It’s 8:45 p.m. in rural Chiapas, Mexico. A cool blanket wraps around the previously warm day in the small farming town of Honduras. With a syringe of medicine in his front pocket pasante, Dr. Ivan Martinez does a steady jog up a steep hill to see about a patient’s chronic pain.
Nestled in the Sierra Madre Mountains, there are few flat places. At the door, he’s immediately and warmly greeted by multiple family members. They are each eager to provide Dr. Martinez with a different perspective on the patient’s illness while he does an extensive physical exam. Twenty minutes later a decision is made, and the medicine is administered. He quickly drinks a sweet coffee the patient’s wife. Dr. Martinez has been thinking about dinner for a couple hours now, but he also needs to secure a projector from the local Seventh-Day Adventist pastor for a community movie night. He’s hoping to show a film that might facilitate discussions on mental health, a major contributor to local morbidity. An hour later, with the projector secured and a couple “mini-consults” completed, he takes a breath, “Cenamos (dinner)?”
This is the day to day of a pasante who has reached the halfway point of his social service year. While responsible for the entire town’s health care, he has only been Dr. Martinez for about six months. As a safety-net in the Mexican health care system, first-year physicians are placed at rural locations without otherwise easy access to a doctor. For most patients, pasantes are the entry point to all medical care. While Dr. Martinez’s ultimate interest is in psychiatry this year, he is managing everything from pregnancies to Parkinson’s disease. There is a single room in the clinic with three shelves of medicines to choose from. Despite limited options, the treatments are frequently adequate and simplify many visits. It is a stark contrast to first-year physicians in the U.S. who have heavy supervision, with exhaustive options on treatment, testing, and consults. While at times it would be nice to have more help, the responsibility empowers the pasante. Dr. Martinez is this community’s physician.
As Dr. Martinez makes his way through Honduras, some may wonder if he is also running for office. At over six feet (a foot taller than most patients) he stands out and rarely misses an opportunity to offer a broad smile and conversation. Frequently, he is securing medical and dinner appointments simultaneously. He says all of this interaction helps him to know the complete picture of the patient. With multiple generations living on the same street or under the same roof, he often doesn’t need to take a family medical history. As one observes these interactions, it is hard not to be reminded of the romanticized picture of the old country doctor. Yet his job has significant challenges. Aside from his lack of experience his patient population also confronts him with poverty, insecurity, and varying levels of education. More than 75 percent of the population earns under $5 a day.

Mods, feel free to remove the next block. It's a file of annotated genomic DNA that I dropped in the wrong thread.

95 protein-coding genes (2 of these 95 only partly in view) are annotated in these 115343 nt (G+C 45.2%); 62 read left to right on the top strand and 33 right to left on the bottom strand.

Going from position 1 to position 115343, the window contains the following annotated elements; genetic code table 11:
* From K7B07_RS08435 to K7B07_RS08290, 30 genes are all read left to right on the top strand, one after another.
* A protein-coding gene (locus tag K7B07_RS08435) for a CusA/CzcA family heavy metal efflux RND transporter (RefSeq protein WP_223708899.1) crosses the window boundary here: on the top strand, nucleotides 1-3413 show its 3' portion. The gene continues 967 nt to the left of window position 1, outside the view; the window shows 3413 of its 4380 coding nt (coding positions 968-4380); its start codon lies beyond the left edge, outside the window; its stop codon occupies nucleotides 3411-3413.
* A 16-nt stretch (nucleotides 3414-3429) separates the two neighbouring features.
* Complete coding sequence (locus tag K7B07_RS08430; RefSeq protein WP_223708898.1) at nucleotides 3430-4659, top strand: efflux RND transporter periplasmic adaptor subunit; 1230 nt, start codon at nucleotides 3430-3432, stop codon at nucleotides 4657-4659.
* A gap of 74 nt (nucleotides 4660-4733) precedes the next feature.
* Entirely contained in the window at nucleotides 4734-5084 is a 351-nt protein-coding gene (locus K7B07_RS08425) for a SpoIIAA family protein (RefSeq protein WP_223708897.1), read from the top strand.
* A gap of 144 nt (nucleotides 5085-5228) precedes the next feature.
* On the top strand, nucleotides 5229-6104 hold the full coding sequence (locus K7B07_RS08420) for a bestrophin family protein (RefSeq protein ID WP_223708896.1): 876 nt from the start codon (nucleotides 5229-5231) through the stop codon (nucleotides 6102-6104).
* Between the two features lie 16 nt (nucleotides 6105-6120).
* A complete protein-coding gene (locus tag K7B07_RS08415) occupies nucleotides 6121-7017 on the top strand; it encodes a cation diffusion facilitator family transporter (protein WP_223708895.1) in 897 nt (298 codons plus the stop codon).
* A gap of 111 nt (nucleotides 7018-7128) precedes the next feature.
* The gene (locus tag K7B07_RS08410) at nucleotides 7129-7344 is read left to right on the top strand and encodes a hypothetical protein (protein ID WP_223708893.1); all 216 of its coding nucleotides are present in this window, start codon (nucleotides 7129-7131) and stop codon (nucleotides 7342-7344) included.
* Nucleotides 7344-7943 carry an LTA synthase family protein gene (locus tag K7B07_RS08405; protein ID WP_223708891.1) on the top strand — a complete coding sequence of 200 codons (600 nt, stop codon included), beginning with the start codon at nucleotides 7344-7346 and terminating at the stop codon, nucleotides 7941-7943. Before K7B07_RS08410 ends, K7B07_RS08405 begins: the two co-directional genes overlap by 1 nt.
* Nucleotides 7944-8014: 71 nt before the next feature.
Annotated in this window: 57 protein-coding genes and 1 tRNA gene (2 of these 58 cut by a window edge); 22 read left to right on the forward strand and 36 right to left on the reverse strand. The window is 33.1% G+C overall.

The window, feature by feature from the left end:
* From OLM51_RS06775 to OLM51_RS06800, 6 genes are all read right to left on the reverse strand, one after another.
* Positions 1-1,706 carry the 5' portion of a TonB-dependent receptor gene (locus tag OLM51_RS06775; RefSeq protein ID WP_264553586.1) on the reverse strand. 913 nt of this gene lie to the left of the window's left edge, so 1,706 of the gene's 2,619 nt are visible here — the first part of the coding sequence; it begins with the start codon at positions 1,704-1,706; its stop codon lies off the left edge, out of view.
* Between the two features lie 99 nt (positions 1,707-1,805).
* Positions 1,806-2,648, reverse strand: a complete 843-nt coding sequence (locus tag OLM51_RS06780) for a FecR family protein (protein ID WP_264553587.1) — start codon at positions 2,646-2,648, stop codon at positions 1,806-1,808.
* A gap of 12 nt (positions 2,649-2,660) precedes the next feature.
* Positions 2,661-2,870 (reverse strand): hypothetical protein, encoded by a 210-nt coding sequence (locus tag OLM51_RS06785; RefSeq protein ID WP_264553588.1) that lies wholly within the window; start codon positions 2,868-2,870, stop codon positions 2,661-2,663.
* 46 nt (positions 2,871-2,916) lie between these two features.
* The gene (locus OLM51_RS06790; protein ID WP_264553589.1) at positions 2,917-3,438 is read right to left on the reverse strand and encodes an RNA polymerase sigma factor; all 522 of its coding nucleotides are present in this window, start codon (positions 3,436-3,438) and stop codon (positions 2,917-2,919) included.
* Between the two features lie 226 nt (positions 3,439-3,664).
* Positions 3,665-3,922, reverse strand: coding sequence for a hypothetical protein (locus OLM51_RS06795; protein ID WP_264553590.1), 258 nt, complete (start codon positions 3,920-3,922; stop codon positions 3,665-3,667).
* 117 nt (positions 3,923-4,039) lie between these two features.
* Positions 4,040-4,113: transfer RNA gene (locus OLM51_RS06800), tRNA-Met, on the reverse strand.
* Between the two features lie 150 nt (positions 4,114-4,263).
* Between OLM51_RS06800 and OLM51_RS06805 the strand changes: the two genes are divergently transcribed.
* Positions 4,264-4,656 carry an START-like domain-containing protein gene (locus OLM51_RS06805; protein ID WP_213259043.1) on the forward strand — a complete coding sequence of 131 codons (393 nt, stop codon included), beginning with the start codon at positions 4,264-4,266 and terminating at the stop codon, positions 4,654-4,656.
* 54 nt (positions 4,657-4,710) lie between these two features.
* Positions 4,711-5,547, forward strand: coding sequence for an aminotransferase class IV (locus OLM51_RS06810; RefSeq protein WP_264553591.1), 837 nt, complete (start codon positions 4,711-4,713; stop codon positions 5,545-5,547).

In high-resource settings, physicians are now being trained to be more cost-conscious. For pasantes, this thinking extends far beyond making sure tests are clinically relevant. A young mother’s symptoms suggest a potential brain aneurysm. The diagnostic approach is an emergent head CT scan. Yet several steps lay ahead. The closest CT scanner is five hours away. Perhaps if he can get the patient to the closest centro de salud (a slightly bigger clinic), he can transport the patient in their ambulance. Someone from the community secures a car, and after making it the centro de salud, the question becomes if the family will be able to pay for the CT scan. It is pointless for the one ambulance in the community to be used if they ultimately can’t pay for the scan. As family members are on the phone with friends and relatives scraping together these funds, the pasante starts to think what if we do find an aneurysm? Will there be a neurosurgeon and funds to repair it? If not why are we asking this family to pay for a scan? All the while uncertainty of the patient’s diagnosis remains.
Dr. Martinez said it took about three months to get comfortable in his role, which is interestingly about the time many U.S. first-year physicians start growing into their role as interns.
The following day as the sun leaks through the cracked doorway of the town meeting hall a handful of patients begin gathering. They have come for Curso de Triángulos, a group therapy session for patients suffering from depression. In addition to pharmacologic treatment given in clinic, the courses are designed to provide both therapy and a confidential community support group for mental health. Some are more vocal than others, but Dr. Martinez manages to get everyone involved. Today he has placed four pieces of paper on the ground with the words situación (situation), pensamiento (thought), emoción (emotion), and acción (action). Patients physically walk through these aspects of an experience they’ve encountered. They process how their happiness is influenced by not only the event but their own reaction.
Through this process of slowly walking through a problem together, they gain a deeper understanding of themselves and form a greater level of support for each other. This exercise mirrors the relationship of the pasante and the community. While imperfect at times the relationship is a close one built on many steady visits together both inside and outside the clinic. The pasantes guide the health care of the community, and the patients guide the pasante’s learning. In a few months, Dr. Martinez will move on, and these same patients will walk again with another newly minted physician. Their health and the physician’s growth a partnership.
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